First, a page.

Shitizen KaneAre you a fan of The Room and are looking for another auteur-driven disaster? Well look no further than Neil Breen and Fateful Findings.


USA, 2013, Neil Breen


Many of the great bad movies are the brainchild of one man. One man who overcame great obstacles, like not having any talent, to make their artistic vision come to fruition. Plan 9 From Outer Space, The Room, Birdemic and Miami Connection are all great examples auteur-driven disasters. Fateful Findings can be added to this list.

From the moment the film starts, everything seems off, and it’s not the usual filmmaking incompetence. I mean it is, but then there’s more on top of it. Can an entire film be awkward? I think it can. There are a lot lingering shots, excruciatingly slow pans and shots of feet. Full points for Breen for attempting to be cinematic, zero for execution. A particularly strange moment occurs early in the film. After the main character Dylan (played by Breen) is hit by a car, we get a shot of the driver getting out of the car. Instead of a distraught driver, we get a busty lass in a miniskirt and high heels slowly getting out of the car and walking over.


As for the story, there’s a lot happening, but very little of it has to do with the main plotline. Fateful Findings is essentially about a man who finds a magical black cube when he was a child and gains magical powers, which he uses to recover quickly from a car accident and hack into the government. ‘I’m going to continue hacking into these government systems, to see what I can find out,’ Dylan says to no-one in particular, and with zero context, ‘about all this national and international corruption I know is going on.’

So does this movie have something to say about the state of the US government? No, it doesn’t. Every reference to government secrets and corruption is completely vague. All that is said is that Dylan is not actually working on that book he’s supposed to be writing, he is secretly hacking into the government. Breen may have something against novelists because his character hates the fact he writes books for a living. He must also hate continuity because Dylan definitely tells his wife his secret plan before the actual big reveal to her.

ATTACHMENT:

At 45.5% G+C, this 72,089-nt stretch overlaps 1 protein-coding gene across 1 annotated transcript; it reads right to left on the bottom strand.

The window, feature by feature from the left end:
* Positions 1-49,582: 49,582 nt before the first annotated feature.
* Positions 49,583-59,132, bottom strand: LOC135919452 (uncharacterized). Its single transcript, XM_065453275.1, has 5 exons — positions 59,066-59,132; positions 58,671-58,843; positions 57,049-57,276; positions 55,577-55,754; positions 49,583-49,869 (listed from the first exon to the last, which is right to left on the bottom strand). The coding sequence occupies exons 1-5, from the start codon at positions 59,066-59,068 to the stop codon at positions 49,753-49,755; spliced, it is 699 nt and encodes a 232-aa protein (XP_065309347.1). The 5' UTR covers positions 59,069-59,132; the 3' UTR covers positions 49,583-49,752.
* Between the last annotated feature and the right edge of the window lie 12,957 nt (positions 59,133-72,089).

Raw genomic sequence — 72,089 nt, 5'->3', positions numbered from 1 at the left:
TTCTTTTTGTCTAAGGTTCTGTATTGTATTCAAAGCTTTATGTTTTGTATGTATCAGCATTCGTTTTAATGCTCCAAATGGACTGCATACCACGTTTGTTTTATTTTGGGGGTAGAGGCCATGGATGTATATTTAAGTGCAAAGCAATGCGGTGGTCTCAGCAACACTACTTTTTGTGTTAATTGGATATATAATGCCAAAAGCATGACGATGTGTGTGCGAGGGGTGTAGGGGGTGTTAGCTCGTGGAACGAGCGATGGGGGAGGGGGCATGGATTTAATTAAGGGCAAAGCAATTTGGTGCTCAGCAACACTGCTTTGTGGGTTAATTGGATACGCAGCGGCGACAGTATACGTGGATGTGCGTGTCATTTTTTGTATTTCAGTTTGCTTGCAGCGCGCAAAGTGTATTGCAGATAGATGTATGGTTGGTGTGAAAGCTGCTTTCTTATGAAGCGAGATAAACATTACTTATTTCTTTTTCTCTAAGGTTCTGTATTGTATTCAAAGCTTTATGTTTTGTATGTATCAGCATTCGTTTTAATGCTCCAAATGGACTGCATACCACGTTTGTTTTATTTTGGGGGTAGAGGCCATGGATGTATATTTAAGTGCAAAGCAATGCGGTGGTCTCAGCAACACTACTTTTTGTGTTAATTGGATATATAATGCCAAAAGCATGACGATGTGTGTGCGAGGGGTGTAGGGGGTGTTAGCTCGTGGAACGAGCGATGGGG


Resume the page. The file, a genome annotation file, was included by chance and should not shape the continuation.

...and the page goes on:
The subplots revolve around Dylan’s wife, Emily, and neighbours Jim and Amy. After getting out of hospital, which leads to a great sequence in which a bloodied and bandaged Dylan embraces with his wife in the shower, not Dylan but his wife gets addicted to pills. There’s little evidence of this until she abruptly becomes a complete mess later on — something which can be said of basically every bit of plot in this film.


Jim and Amy spend their entire time together on-screen fighting, mostly about sex, of a lack thereof. They fight and fight, and do a fantastically terrible job at portraying a real couple, and then Amy murders Jim and frames it as a suicide. They also have a young step-daughter who wants a piece of Dylan’s D. These characters could have been left out entirely and the story wouldn’t be affected but I am very glad they are here.

The story really kicks into gear/goes off the rails when Dylan is reunited with his long-lost childhood friend, Leah, who seems much younger than Dylan despite apparently being the same age. How does he recognise her? Why, she drops her notebook which is the exact one she had at the start of the film, in which she wrote ‘it’s a magical day,’ and Dylan picked it up. The two then immediately fall in love. Conveniently, just as Dylan stops give a shit about his wife, she dies of an overdose.

Fateful Findings, much like The Room, is made all the better due to its many idiosyncrasies, the kind of things that don’t appear in movies by people who know what they are doing. For instance, Dylan’s desk is filled with several laptops and many copies of one book, which get thrown around whenever emotion needs to be conveyed. Annoyance, anger, impending sexy times, all can be improved with a good book throwing. Then there is the PG-rated sexiness — there’s plenty of side boob from Amy, a total of zero bras worn in the movie and the most cutaways to clothes dropping on the floor you will ever see. There’s also the super basic meals on display. Ever just eaten a few slices of bread or a plate of spinach leaves?

Now, I kind of don’t want to spoil the ending, because it is amazing. But then again, it is one of those things that has to be seen to be believed. Dylan gets up on a podium, in front of some very obvious green screen, and tells his findings to the world. The people who he has indicted step up and admit their crimes and then commit suicide in a terribly edited, completely bananas montage. And that is the end of the movie.

Watch this movie, it is a fantastic failure of a film.


Fateful Findings is available on DVD from Breen’s wonderfully professional website or digitally from Amazon.